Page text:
With this double set encompassing volumes five and six, fortepianist Kristian Bezuidenhout completes his multi-disc survey of Mozart's music for solo keyboard. The first four volumes in the series have been met with the highest critical acclaim from around the world. On this collection Bezuidenhout performs a mix of Piano Sonatas, Variations and other works on a fortepiano by Paul McNulty that was modeled after an instrument made by the great instrument maker Anton Walter.
Fortepiano phenomenon Kristian Bezuidenhout begins his multi-volume traversal of Mozart’s music for solo keyboard.
In Volume 3 of his widely acclaimed traversal of Mozart’s music for solo keyboard, fortepianist Kristian Bezuidenhout plays a modern reproduction of an 1805 Viennese instrument by Anton Walter. The programme includes the well-loved Sonata in F major K. 332, alongside Mozart’s very last composition for piano, the Variations K. 613. Kristian Bezuidenhout was born in South Africa in 1979. He began his studies in Australia, completed them at the Eastman School of Music in the USA and now lives in London. He is a frequent guest artist with the Freiburger Barockorchester, the Orchestre des Champs-Élysées, the Orchestra of the Eighteenth Century, Les Arts Florissants, the Royal Concertgebouw Orchestra, The English Concert, the Chamber Orchestra of Europe and Collegium Vocale Gent, in many instances assuming the role of guest director.
On volume four of his widely acclaimed traversal of Mozart's music for solo keyboard, fortepianist Kristian Bezuidenhout performs on an instrument by Paul McNulty, modeled on a Viennese original by Anton Walter & Sohn (c.1805). The program includes Piano Sonatas in D major K.311 and G major K.283 and the lovely Variations on 'Je suis Lindor' in E flat Major, K.354. As with the other volumes in this exceptional series, Bezuidenhout brings out colors and shadings in these works that are only possible when performed on a fortepiano.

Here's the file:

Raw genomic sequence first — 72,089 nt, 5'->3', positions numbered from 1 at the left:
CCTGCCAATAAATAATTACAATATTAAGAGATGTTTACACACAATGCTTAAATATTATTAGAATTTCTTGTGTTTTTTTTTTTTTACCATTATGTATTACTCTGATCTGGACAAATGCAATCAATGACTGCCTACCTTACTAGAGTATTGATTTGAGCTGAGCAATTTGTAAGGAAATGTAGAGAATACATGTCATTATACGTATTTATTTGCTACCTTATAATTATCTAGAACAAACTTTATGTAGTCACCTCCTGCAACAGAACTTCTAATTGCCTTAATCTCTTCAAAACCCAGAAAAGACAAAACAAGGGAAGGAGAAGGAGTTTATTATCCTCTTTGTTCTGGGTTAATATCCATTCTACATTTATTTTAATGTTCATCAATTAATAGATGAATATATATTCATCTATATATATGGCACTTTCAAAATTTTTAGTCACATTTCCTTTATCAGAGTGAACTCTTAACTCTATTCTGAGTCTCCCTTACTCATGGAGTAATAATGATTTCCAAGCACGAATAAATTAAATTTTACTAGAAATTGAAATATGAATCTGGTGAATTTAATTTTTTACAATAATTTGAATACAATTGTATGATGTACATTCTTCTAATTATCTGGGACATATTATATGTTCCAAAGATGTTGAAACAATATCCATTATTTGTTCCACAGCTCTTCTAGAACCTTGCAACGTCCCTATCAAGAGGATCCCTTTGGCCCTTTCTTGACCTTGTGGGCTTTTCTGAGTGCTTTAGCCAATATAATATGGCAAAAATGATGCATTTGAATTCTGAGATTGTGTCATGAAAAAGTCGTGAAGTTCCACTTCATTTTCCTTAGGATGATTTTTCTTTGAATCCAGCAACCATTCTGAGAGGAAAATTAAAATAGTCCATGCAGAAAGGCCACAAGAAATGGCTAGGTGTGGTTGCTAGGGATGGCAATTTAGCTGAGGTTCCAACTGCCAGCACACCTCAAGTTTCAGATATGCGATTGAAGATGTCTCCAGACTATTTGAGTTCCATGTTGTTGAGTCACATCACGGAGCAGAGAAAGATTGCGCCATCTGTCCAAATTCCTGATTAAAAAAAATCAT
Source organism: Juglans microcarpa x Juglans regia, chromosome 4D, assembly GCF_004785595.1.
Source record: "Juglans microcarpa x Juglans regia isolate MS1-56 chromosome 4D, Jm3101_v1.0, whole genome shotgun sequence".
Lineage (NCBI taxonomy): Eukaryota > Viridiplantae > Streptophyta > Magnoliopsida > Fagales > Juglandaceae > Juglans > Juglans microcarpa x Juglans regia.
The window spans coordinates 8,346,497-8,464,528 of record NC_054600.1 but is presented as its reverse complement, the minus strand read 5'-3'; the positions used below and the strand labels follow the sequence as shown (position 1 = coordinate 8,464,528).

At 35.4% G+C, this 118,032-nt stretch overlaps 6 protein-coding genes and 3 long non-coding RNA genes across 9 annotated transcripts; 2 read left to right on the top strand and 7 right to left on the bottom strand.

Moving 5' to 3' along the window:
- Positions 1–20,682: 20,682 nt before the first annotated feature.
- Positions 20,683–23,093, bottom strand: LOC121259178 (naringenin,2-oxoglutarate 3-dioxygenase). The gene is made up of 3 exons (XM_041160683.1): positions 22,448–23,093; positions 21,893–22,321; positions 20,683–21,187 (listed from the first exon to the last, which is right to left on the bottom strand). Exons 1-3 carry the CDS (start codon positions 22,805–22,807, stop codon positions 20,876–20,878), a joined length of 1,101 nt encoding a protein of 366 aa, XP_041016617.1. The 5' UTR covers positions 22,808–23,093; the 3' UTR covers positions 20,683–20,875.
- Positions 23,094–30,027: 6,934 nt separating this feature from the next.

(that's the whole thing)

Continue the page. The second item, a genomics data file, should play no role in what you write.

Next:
MDG's complete recording of Mozart's piano compositions with Christian Zacharias in the double role as pianist and conductor of the Lausanne Chamber Orchestra continues with KV 488, certainly the most-performed piano concerto by the great Salzburg composer, complemented here by KV 246 and KV 175, Mozart's very first piano concerto. Mozart himself regarded his first piano concerto of December 1773 as a gem. Five years later he continued to enjoy great success with it in Mannheim "because here it pleases quite well," as he proudly reported to his father. And even at his Vienna academies of 1782-83 the concerto still figured significantly for him. When he sent its new finale, the Rondo (KV 382), to his father, he wrote, "I made it especially for me, and nobody but my dear sister can play it after me."